This is the biggest unknown of the lot – how will the players respond to Emery’s high-energy, pressing demands? How will he cope with a league with no ‘rest weeks’ (remember that in both Spain and France, the big clubs can play at 80% many weeks and still win)? Can he wind up Jose Mourinho with subtle digs and win us all over?

He’ll need patience. Man City is a fearsome opener and Arsenal are rightly strong underdogs for that game. A draw against Chelsea isn’t a bad result so we could easily have one point or none after two games, and if that happens, everyone has to stay calm. The press won’t, the fans must.

Final Thoughts

I’m cautiously optimistic but I suspect the overriding word that will ultimately describe this season is ‘transitional‘. That’s not a dirty word – Man United would have loved transitional instead of the more cutting descriptions of the Moyes tenure, but expectations can’t be set too high. Last season we finished 37 points off the top (32 from the bottom), 12 from the top four, and miles behind Spurs. Progression, even gradual, is all we should ask for.

Wenger coverage is just plain weird

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Feb 182017

I am baffled.

The BBC 10 o’clock news has a slot towards the end for a sports bulletin, roughly three minutes long. That isn’t a lot of time, and coverage is usually the verbal version of bullet points – short, snappy, blink and you miss it.

Not tonight. Instead of a series of twenty second headlines, the timeslot was entirely given over to the Arsene Wenger obituary. Or at least that was how it seemed. Reflections on his career, from the ‘Arsene who?‘ introductions, through Bergkamp, Henry, the Invincibles and the recent FA Cup triumphs before ending with the Bayern thrashing. Three minutes to cover twenty years isn’t much, so it was still a speedy retrospective, but anyone missing the opening few seconds could be forgiven for thinking the man had died. Or at the very least abruptly walked away from football.

What brought all this on? One single quote, from the morning press conference:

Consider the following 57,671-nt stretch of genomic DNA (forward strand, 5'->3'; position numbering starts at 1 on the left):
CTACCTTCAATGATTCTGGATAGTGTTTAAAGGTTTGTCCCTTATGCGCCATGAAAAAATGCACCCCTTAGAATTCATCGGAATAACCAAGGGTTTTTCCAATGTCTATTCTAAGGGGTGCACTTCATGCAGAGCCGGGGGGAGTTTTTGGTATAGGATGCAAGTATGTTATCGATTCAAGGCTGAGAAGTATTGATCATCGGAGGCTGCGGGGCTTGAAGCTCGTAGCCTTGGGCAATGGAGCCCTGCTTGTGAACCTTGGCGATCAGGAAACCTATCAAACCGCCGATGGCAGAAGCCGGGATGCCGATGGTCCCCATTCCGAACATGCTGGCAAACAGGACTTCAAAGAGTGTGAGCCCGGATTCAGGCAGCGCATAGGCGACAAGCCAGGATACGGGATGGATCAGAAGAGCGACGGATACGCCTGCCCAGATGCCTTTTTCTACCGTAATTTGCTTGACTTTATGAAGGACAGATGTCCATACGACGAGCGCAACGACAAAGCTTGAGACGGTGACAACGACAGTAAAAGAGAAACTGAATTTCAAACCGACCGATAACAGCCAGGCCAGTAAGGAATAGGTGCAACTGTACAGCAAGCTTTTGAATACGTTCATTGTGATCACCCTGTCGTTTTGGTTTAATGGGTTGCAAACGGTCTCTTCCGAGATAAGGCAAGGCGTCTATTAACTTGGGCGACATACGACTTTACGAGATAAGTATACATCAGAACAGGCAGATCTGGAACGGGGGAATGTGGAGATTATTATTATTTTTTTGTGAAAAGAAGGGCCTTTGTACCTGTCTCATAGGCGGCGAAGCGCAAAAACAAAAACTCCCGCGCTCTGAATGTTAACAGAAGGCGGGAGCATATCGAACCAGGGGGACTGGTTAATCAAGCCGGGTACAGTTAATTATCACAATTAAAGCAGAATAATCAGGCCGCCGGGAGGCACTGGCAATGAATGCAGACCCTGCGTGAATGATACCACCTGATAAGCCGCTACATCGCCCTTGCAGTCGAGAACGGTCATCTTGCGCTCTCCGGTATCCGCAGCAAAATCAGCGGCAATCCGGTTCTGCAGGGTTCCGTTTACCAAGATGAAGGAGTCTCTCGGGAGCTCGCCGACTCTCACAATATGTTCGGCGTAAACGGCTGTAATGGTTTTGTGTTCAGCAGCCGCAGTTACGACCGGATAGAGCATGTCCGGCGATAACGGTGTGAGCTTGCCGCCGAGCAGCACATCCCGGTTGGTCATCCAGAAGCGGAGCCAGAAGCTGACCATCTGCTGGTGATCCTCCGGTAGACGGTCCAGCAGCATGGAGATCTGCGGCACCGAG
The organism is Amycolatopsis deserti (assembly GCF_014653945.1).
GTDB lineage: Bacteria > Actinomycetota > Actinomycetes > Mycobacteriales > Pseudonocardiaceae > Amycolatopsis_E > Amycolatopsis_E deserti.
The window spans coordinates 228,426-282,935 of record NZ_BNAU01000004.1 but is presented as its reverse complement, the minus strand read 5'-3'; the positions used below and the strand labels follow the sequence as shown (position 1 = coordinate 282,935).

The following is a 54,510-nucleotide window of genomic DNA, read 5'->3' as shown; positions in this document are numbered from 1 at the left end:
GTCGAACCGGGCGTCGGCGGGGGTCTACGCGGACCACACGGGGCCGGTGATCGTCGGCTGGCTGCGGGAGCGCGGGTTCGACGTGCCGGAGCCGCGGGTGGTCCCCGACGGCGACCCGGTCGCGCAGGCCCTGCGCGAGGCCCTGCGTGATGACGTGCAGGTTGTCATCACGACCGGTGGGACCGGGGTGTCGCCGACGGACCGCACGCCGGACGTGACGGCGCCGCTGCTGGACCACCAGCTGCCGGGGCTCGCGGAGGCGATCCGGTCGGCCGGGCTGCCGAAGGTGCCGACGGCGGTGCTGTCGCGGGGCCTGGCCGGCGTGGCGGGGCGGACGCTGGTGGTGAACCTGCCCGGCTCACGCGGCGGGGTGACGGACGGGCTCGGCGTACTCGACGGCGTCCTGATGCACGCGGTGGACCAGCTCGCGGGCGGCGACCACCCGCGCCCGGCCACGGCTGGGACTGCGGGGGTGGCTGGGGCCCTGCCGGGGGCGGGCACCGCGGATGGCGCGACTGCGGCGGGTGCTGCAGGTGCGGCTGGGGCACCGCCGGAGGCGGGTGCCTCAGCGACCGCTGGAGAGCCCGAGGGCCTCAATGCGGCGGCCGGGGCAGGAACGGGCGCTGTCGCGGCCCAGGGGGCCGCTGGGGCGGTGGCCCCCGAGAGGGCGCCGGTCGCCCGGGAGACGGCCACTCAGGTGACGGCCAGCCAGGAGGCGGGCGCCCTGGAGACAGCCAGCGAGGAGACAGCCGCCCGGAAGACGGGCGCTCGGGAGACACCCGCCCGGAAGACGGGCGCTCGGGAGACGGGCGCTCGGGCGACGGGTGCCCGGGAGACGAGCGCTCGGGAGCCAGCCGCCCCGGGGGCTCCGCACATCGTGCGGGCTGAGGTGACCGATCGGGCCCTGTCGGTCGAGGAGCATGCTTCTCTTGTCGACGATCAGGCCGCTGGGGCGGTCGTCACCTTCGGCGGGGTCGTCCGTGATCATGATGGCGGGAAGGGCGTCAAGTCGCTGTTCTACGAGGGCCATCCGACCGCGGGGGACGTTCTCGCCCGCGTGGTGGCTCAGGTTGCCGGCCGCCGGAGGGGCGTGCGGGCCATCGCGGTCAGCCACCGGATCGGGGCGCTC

“No matter what happens I will manage for another season. Whether it’s here or somewhere else, that is for sure”

We all know that the press like to take a single sentence soundbite and create a story out of it (and in fairness, they would have no chance of filling a 24 hour ‘news’ cycle if they didn’t) but this is ridiculous. This is Wenger simply saying ‘I’m not retiring‘ and was in direct response to a question asking him whether he ever got tired of it all and considered packing it in. Essentially, he just said ‘no‘.

Yet all day, this single sentence has been taken as a hint that he will move on at the end of the season. Don’t get me wrong, I think that is very possible, but I cannot for the life of me see how this sentence is supposed to be the ultimate signal. Just prior to this question, he had said that he was yet to make a decision on his Arsenal future, and would do so in the spring. That is no different to previous contracts – he always leaves it late to decide and he always bats away such lines of questioning in the meantime.

So, to sum up, he hasn’t made a decision on his Arsenal future yet, he will do so in the same timeframe as he always has, and he isn’t so fed up of management that he wants to retire yet.

So where is the news story from all this?

I don’t understand why anyone expected any different. Arsene Wenger, for all his flaws, is a considered man. He isn’t going to make a decision on his future based on the emotional fallout from any single football match. The picture is much bigger for him than that, more so than it could be for any of us. The straw that breaks our back is never the same one that will break his.

So anyone expecting him to resign (and the enlarged press presence seemed to suggest some considered this a possibility) or indicate that he was going to was, frankly, deluded. And if his mind is going the other way, he is smart enough to know that now would be a very bad time to say he plans to stay. That left one option – the politician’s approach – calmly answer questions, saying much without saying much at all. He is well practised at handling the press, and giving them nothing is something he can do whenever he wishes.

He gave them nothing, and yet they still created a story that simply doesn’t exist. The sharks are circling (which was evident by every one of the questions put to him this morning), and we can all understand why that is the case. Wenger does too, and despite multiple attempts to get him to say that the coverage of him has been unfair, he refused. He knew that biting would add to the ‘senile old man‘ angle that many are leaning towards right now, unfairly in my view. I don’t think it is unreasonable to be seriously questioning his future, and I can see all the arguments for this summer being one of change. But that has limits, and when some try to paint him as an old crackpot, and get away with it because he won’t be goaded, I think a line is crossed.

Ultimately, the decision will be made based on a number of factors, and fan unrest will certainly play into that. But we are not any wiser on his future than we were yesterday, no matter how many career obituaries are hastily thrown together.